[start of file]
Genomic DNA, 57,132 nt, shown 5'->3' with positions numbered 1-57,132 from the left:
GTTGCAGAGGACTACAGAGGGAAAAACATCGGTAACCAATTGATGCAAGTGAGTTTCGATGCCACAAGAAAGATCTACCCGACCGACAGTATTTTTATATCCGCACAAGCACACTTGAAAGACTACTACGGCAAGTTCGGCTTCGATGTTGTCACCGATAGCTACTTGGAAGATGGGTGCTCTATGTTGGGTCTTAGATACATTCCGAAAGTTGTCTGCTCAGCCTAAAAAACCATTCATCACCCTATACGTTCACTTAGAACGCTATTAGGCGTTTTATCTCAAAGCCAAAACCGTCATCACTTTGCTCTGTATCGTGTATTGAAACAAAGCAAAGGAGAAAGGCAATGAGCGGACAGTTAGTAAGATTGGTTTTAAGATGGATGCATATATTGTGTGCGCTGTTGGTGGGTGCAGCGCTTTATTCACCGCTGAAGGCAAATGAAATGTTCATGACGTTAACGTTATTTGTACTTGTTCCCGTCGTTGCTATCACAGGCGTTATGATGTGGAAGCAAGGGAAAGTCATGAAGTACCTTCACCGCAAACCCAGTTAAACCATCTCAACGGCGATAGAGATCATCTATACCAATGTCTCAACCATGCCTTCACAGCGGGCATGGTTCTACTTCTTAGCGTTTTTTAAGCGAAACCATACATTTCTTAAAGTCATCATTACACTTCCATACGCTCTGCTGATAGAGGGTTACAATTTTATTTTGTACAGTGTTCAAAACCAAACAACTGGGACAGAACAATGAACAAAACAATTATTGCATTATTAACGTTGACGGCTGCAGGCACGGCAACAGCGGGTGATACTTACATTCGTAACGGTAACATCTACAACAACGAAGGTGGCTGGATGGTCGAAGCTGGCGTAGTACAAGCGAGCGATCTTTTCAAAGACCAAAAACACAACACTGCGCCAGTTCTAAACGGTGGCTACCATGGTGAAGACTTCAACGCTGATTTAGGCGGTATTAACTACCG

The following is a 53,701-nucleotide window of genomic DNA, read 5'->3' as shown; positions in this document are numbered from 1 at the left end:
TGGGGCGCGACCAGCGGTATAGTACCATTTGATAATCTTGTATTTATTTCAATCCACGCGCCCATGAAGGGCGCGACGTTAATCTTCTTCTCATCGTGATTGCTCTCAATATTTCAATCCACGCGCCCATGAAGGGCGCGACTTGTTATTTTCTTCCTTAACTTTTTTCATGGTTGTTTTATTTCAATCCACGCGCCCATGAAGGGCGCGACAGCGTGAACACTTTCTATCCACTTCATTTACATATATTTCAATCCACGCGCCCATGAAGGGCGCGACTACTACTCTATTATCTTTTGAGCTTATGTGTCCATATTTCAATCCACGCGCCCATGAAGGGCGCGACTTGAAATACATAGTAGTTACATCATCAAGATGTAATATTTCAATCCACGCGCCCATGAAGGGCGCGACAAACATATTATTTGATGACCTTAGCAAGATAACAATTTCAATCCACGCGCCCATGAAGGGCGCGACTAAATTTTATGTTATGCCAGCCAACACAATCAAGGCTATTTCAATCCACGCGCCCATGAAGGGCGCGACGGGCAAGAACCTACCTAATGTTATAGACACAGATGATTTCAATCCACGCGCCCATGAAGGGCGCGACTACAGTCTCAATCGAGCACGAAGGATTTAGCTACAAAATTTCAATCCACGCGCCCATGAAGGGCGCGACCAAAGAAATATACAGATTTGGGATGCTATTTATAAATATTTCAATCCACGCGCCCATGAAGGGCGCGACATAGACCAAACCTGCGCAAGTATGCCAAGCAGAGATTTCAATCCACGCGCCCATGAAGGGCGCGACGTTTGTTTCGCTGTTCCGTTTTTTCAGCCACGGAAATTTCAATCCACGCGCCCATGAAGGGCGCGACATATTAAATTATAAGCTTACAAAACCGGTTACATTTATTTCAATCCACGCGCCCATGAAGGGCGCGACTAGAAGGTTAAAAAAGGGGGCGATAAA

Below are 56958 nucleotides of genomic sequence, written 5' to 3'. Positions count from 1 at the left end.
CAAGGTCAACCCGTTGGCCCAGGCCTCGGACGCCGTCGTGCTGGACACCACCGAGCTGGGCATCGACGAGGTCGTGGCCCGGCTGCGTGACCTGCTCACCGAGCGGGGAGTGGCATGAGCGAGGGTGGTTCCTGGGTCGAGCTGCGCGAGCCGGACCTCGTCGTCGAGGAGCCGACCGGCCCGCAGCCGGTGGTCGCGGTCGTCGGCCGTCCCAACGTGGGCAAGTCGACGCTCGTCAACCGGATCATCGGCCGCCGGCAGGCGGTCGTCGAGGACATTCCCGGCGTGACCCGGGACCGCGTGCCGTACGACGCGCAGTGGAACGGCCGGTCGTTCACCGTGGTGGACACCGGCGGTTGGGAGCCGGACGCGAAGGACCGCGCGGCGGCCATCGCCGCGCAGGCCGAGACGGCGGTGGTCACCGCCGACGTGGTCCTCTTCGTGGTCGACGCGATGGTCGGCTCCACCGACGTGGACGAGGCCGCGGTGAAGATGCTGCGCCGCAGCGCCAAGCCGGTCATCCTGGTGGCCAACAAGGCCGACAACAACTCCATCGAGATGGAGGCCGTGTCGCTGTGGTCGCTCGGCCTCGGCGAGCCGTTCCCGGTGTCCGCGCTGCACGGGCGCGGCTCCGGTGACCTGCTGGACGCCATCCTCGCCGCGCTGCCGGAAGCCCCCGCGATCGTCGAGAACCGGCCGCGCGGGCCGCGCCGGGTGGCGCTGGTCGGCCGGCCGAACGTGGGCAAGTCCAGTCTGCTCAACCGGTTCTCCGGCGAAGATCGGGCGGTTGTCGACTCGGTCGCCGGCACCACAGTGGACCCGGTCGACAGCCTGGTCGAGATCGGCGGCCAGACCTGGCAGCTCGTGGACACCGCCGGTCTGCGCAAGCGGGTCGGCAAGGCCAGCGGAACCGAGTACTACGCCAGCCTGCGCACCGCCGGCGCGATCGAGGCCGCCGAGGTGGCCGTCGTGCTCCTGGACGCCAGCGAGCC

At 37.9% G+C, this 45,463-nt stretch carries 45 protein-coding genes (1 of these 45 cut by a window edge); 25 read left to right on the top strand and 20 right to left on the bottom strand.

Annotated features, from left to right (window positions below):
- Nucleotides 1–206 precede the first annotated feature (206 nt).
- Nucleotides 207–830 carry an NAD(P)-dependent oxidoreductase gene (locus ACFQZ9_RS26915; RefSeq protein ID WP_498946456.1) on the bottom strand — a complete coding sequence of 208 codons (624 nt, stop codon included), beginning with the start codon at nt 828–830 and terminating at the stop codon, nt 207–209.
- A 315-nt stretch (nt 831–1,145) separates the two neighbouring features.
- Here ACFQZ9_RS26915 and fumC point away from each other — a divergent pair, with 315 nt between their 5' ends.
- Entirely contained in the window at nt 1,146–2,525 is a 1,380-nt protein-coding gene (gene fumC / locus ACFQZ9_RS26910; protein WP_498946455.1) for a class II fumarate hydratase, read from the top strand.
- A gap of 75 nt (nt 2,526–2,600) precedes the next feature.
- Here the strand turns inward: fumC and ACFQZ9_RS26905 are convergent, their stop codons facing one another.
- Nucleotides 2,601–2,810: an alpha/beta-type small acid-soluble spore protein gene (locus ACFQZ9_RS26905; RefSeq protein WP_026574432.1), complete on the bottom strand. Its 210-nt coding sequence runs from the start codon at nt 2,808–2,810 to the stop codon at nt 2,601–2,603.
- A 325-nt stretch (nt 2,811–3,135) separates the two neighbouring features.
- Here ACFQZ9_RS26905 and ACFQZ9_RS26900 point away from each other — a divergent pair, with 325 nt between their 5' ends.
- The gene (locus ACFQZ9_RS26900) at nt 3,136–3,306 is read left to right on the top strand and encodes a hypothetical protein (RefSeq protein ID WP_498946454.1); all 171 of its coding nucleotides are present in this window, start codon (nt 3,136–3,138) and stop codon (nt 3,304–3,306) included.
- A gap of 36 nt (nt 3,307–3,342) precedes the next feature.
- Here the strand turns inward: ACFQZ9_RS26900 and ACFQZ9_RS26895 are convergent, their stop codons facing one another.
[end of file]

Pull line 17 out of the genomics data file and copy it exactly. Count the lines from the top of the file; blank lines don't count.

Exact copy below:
- A 325-nt stretch (nt 2,811–3,135) separates the two neighbouring features.